What is Cholesterol?
Cholesterol is a waxy, fat-like substance made in the liver and found in certain foods, such as food from animals, like dairy products (whole milk), eggs and meat. The body needs some cholesterol in order to function properly. Its cell walls, or membranes, need cholesterol in order to produce hormones, vitamin D and the bile acids that help to digest fat. But, the body needs only a small amount of cholesterol to meet its needs. When too much is present health problems such as coronary heart disease may develop.
High Cholesterol: Understanding Cholesterol Numbers
Cholesterol levels should be measured every 4 to 6 years by everyone over the age of 20. The test that is usually performed is a blood test called a lipoprotein profile. The lipoprotein profile includes: LDL, HDL, and Triglycerides.
|Total cholesterol||Less than 200 mg/dL
|LDL (bad) cholesterol||Less than 100 mg/dL
|HDL (good) cholesterol||Greater than or equal to 60 mg/dL
|Triglycerides||Less than 150mg/dL
LDL cholesterol can build up on the walls of your arteries and increase your chances of getting heart disease. That is why LDL cholesterol is referred to as “bad” cholesterol. The lower your LDL cholesterol number, the better it is for your health. The table below explains what the numbers mean.
Your cholesterol numbers are important, but they are just part of your overall health. Your doctor will look at your cholesterol numbers, along with your family history, age, gender, and other parts of your lifestyle or health, such as smoking, that could raise your risk for high cholesterol.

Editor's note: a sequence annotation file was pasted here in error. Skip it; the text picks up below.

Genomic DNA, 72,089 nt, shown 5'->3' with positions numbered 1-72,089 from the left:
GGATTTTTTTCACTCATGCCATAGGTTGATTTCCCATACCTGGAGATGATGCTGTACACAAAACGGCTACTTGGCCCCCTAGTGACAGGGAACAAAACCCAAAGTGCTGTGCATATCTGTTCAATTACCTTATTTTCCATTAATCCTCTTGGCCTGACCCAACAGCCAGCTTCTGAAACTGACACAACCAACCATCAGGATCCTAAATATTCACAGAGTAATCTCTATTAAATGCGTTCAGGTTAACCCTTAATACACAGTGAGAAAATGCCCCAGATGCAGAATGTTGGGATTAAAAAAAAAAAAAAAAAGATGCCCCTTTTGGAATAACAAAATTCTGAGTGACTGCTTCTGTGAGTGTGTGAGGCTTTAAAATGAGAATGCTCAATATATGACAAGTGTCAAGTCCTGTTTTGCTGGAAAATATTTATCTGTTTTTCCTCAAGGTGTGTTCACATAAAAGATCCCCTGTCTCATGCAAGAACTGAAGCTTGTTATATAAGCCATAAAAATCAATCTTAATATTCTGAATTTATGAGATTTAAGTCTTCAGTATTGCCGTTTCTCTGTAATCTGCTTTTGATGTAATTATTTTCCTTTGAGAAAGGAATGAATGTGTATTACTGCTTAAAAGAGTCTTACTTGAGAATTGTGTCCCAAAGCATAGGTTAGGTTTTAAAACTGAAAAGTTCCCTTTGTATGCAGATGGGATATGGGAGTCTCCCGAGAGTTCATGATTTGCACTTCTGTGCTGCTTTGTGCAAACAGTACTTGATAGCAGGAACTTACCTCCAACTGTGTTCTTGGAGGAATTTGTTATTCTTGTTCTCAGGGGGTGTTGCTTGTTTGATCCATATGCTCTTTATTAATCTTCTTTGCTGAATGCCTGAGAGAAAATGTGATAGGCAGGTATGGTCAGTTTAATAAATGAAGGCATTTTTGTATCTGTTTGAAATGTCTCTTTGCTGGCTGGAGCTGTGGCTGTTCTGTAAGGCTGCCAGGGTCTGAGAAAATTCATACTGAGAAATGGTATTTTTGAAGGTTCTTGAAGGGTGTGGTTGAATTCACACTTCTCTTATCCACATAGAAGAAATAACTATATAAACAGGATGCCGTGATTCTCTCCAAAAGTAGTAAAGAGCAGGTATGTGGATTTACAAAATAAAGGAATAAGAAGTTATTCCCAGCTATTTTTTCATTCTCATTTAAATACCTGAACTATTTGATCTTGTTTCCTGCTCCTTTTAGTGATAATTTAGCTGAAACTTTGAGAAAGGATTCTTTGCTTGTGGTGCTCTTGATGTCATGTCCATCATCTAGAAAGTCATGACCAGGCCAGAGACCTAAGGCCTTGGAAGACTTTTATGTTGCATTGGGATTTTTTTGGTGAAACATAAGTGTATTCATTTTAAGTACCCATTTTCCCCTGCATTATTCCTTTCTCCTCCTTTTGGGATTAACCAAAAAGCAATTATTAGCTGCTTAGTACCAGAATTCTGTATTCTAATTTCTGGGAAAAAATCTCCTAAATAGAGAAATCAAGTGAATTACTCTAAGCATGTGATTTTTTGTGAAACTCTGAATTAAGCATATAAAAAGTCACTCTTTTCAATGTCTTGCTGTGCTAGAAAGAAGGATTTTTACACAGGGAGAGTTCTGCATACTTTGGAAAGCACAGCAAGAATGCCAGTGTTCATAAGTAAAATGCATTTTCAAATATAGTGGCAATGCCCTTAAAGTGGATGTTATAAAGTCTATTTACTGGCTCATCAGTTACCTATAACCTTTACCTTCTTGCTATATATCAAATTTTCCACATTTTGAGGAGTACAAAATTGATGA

This complete picture helps your doctor determine whether you should take steps, such as lifestyle changes or cholesterol-lowering medicine, to lower your risk for heart disease and stroke.
When it comes to HDL cholesterol — “good” cholesterol — the higher the number, the better it is for your health. This is because HDL cholesterol protects against heart disease by taking the “bad” cholesterol out of your blood and keeping it from building up in your arteries.
Triglycerides are the chemical form in which most fat exists in food and the body. A high triglyceride level has been linked to the occurrence of coronary artery disease in some people.
Your total blood cholesterol is a measure of LDL cholesterol, HDL cholesterol and other lipid components.